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Emotional Triumph for Courageous Lu

October 11, 2016 Golf Tourism No Comments Print Print Email Email

Lu Wei-chih wrote a remarkable chapter to his inspiring comeback from brain surgery to remove a non-malignant tumour in mid-2012 by winning the Mercuries Taiwan Masters.


Lu battled against the odds to shoot a two-under-par 70 and win the tournament for the third time in his career with a five-under 283 total at the Taiwan Golf and Country Club, which is also his home course.

Miguel Tabuena of the Philippines fired a 70 to finish in second place, one shot behind the champion, while ThaisDanthai Boonma and Phachara Khongwatmai shared third place on 285 at the US$800,000 Asian Tour event.

Panuphol Pittayarat of Thailand, who led after each of the first three rounds, slipped to a share of sixth place following a 76.

The story of the day belonged to the 37-year-old Lu, who showed true perseverance to bounce back from his operation and revive his golf career.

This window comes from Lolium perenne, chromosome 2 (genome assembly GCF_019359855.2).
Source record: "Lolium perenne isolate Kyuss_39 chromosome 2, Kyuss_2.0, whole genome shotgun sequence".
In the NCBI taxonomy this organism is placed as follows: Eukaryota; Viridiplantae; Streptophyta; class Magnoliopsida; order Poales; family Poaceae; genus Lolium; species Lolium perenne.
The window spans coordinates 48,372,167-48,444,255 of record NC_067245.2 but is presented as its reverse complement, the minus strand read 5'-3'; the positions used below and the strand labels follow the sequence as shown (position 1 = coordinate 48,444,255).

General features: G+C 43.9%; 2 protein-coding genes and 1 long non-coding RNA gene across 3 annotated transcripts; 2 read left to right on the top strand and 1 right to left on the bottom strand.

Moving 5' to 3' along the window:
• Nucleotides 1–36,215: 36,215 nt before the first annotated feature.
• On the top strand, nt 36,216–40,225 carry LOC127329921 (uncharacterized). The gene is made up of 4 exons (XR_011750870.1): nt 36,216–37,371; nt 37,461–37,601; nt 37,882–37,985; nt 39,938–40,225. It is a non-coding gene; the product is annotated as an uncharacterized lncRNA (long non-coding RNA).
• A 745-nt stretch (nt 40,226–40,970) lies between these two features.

“It means a lot to me to win this tournament. After the surgery, I thought I couldn’t play golf any more. To be a winner again is amazing,” said an emotional Lu, who won US$160,000.

“After the surgery I took things slowly. I started step by step. Can you imagine, after the surgery, the doctor said I couldn’t even sneeze! So I took things slow. I started by hitting 100 balls and after that, I blanked out. It was so tiring. At that time I thought I couldn’t play golf any more.

“But my family pushed me. My wife, my father and my mother kept pushing me and kept motivating me to keep fighting. I’m here today because of them. The victory is for them as well. I’m blessed to have them in my life,” he added.

Lu, who won the Taiwan showpiece in 2005 and 2011, fought back from two bogeys in his opening six holes by shooting six birdies against two further bogeys, including one on the last hole where he succumbed to nerves and three-putted.

“At the start of the day, I was not focused at all. I had two bogeys in five holes and my caddie told me that something is wrong with me. He said I wasn’t in the ‘zone’. I started to kick myself from there and played much better golf,” said Lu.

Tabuena, who finished in tied fourth place in the event in 2011 and tied seventh last year, praised the champion.

“Lu Wei-chih deserves to win. To get past the brain surgery shows that when you are down, you can get back up if you work hard. I’m glad he won,” he said.

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